Monetary policy may be more flexible too. M0, the economic term used to identify total notes and coins in circulation, will disappear. There will be no need to print money; governments will instead add zeroes to the non-M0 money supply via central bank buying and eased interest rates. This flexibility may scare the Ron Pauls of the world, but is already a reality. Only 7% of the world’s total money supply exists in M0 bank notes and will be even less. Governments would save money.
Each year, the U.S. Bureau of Engraving and Printing spends $660 million producing new notes. The cost of mining and minting coins is $2.9 billion. An additional $260 million is lost to counterfeiting. Cash no longer needs replacing if it is just ones and zeros in cyberspace. Convenience will expand and crime may shrink.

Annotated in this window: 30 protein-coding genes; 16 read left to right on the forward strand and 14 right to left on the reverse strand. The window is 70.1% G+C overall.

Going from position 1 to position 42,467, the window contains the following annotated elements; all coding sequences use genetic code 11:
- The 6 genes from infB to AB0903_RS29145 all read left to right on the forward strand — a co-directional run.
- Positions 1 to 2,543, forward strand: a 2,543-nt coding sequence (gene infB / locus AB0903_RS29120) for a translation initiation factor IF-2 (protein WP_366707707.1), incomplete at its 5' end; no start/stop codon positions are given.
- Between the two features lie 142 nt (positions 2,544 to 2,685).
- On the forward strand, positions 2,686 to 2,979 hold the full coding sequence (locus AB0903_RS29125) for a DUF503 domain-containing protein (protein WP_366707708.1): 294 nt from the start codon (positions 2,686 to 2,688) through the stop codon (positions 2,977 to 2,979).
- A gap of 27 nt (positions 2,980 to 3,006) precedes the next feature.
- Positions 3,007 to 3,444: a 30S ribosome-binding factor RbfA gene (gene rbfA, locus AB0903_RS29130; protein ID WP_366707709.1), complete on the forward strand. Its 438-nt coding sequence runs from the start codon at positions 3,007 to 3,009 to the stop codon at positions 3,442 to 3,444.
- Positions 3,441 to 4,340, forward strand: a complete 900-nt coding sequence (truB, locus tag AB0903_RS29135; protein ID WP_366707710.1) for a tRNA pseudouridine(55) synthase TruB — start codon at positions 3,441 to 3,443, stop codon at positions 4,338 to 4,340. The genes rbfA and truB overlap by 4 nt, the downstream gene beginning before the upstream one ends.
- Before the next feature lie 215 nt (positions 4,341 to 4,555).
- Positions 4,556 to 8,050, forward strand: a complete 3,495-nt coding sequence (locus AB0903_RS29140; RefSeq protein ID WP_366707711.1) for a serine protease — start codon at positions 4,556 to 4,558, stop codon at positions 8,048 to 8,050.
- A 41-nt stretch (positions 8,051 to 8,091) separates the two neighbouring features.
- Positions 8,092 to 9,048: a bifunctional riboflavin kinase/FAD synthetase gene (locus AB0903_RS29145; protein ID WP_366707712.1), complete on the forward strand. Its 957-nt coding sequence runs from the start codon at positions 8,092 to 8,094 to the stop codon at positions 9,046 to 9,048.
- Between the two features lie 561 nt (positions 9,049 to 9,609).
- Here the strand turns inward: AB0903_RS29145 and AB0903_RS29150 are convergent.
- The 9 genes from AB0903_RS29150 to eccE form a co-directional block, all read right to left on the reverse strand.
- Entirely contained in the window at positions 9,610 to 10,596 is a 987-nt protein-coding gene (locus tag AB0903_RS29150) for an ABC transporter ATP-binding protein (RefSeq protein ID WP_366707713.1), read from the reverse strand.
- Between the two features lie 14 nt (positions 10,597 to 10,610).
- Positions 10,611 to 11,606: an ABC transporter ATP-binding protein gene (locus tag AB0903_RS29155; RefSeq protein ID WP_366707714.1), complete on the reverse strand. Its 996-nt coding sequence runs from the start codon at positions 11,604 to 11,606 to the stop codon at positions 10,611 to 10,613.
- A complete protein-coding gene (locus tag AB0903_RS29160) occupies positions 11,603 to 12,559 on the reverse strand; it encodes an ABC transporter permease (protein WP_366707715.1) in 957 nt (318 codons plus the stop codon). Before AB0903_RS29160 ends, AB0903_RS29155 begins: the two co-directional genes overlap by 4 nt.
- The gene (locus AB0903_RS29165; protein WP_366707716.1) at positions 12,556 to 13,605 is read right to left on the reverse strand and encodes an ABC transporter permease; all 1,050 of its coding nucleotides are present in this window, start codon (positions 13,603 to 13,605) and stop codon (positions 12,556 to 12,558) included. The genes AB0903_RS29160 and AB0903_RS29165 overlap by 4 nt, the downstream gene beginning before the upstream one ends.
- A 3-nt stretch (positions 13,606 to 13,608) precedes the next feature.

No cash registers may mean no robberies. Banks will be safer as the incentive to rob them will decrease as does the cash on hand. Pickpocketing has already dropped significantly, particularly in countries with easy access to cashless payment and security cameras. There is no incentive for thieves to steal wallets if they only contain family photos. New York City, for example, had 23,000 reported pickpocketing incidents in 1990. Today, occurrences are so rare that the police department no longer keeps track of the antiquated crime—it allocates resources to increasing thefts of iPhones and cybercrime instead.
Virtual payments, ironically, leave more physical records. Tracking digital funds leaves less room for things like anonymous drug trafficking, tax evasion, and terrorism financing. Why would the criminals accept brief cases of cash when those notes won’t be welcome elsewhere? Depositing such large sums in accounts immediately raises red flags for authorities.